When on the ketogenic diet, there is another mechanism which may be assisting in preventing inflammation. There seems to be mounting evidence to show that a ketolytic metabolism increases the levels of the neurotransmitter known as adenosine. Adenosine has been well known to have an anti-inflammatory effect on the body. It acts through recptors at multiple sites including endothelia, neurons and leukocytes. Therefore, the ketogenic diet may create an anti-inflammatory effect on your body via elevated adenosine levels.
The inflammatory response is influenced by factors that impact the cellular bioenergetic state. These factors include caloric restriction, ketogenic diet and the glycolytic inhibitor 2-deoxyglucose. Caloric restriction and the ketogenic diet produce a ketogenic state in the body in which the utilization of glucose for energy is suppressed. These conditions will reduce brain inflammation.
Improves Health in Women With PCOS
Polycystic ovarian syndrome is a endocrine disorder which affects many women. It prevents them from having children, can cause a lot of pain and dysfunction within the body because the hormones are not in balance. A diet that is high in carbohydrates can be devastating for the health of a women with PCOS.
In a pilot study investigating the impact of a ketogenic diet on PCOS over a twenty four week period, it was discovered that the ketogenic diet increased weight loss, improved hormone regulation, improved luteinizing hormone (LH)/follicle-stimulating hormone (FSH) ratios and it improved the fasting insulin levels in women with PCOS.
The study concluded that further research is necessary to determine if the positive results are due to weight loss or a result of the ketogenic diet. It seems to me that the ketogenic diet most likely triggered some of that weight loss and therefore, it isn’t too much of a stretch to conclude that the ketogenic diet has a positive effect on PCOS.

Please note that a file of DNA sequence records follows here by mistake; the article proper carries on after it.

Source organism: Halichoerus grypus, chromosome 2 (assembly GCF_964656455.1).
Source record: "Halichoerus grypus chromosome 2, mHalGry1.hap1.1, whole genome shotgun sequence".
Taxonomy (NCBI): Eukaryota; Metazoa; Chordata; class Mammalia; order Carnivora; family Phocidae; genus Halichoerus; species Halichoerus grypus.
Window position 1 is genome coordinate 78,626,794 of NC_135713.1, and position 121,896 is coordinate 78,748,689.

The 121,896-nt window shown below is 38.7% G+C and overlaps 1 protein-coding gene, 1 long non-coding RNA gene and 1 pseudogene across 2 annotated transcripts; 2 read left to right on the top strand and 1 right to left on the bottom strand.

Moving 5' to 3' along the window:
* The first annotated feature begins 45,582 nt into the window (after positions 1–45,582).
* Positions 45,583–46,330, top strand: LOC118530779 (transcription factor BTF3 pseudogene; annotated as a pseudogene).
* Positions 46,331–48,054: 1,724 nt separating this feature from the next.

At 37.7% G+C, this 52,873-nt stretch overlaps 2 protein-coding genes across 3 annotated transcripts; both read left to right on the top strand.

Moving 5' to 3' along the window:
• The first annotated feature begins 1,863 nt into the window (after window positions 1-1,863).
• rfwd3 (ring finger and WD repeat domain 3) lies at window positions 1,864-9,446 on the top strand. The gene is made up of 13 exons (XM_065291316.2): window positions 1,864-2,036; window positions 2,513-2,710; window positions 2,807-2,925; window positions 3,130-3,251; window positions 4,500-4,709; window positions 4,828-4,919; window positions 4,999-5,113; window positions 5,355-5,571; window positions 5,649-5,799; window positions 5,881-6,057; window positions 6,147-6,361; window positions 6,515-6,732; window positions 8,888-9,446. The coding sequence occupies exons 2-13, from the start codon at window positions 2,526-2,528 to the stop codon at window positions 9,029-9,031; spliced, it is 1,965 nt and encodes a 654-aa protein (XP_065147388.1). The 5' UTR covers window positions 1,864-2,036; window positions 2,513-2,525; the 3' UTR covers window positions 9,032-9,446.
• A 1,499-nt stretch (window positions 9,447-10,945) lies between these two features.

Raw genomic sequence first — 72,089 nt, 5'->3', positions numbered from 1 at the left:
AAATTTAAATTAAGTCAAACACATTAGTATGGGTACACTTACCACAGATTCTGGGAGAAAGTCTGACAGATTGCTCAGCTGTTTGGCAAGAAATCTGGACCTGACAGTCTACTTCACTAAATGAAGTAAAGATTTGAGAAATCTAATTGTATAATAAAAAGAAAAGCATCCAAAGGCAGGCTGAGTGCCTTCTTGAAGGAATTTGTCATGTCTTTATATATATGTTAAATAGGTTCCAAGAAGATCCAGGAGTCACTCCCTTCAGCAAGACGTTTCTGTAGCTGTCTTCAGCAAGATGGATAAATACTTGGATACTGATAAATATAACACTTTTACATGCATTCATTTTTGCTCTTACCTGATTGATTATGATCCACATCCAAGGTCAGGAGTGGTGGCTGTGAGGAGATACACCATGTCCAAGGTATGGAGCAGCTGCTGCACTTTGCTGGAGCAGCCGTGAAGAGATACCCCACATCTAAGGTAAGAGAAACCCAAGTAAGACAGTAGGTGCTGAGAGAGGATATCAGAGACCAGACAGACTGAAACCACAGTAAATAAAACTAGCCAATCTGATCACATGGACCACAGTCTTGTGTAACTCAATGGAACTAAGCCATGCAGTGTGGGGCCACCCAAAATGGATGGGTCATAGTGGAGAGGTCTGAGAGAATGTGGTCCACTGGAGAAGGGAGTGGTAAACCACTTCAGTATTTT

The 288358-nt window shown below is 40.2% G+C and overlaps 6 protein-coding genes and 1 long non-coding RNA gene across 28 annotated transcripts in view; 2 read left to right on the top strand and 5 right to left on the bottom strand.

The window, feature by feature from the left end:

The ketogenic diet is a healing diet. It helps to reduce inflammation and it aiding people in shedding excess body fat. The ketogenic diet is helping people with epilepsy to prevent painful and devastating seizures. The studies have not found a significant degree of side effects from the ketogenic diet. Therefore, it is a fine to conclude that doing a ketogenic diet will be relatively safe and even improve your health over time.
The concern that many people have about the ketogenic diet lies in the large percentage of fats that are included in the diet. The overall message that the food and drug administration has sent to us is that eating fat creates fat. However, the research that was used to come to that conclusion is not very reliable. It was an epidemiological study. There are many variables that could be causing the results that may not have been considered.
Based on recent research, anecdotal evidence from people who are on the ketogenic diets and reporting excellent health from them, and my own experience with the ketogenic diet, I would have to say that ketogenic diets are safe and effective. The challenge with the ketogenic diet for treating epilepsy is compliance with the diet. Many people are not very disciplined when it comes to food. Therefore, sticking with a ketogenic diet can become frustrating and often individuals will give up. The ketogenic diet can now be implemented with a lot of variety. Many ketogenic cookbooks are available as resources for people who are following a ketogenic diet. This free ketogenic cookbook offers those who are interested in doing the diet with a wide variety of recipes to choose from.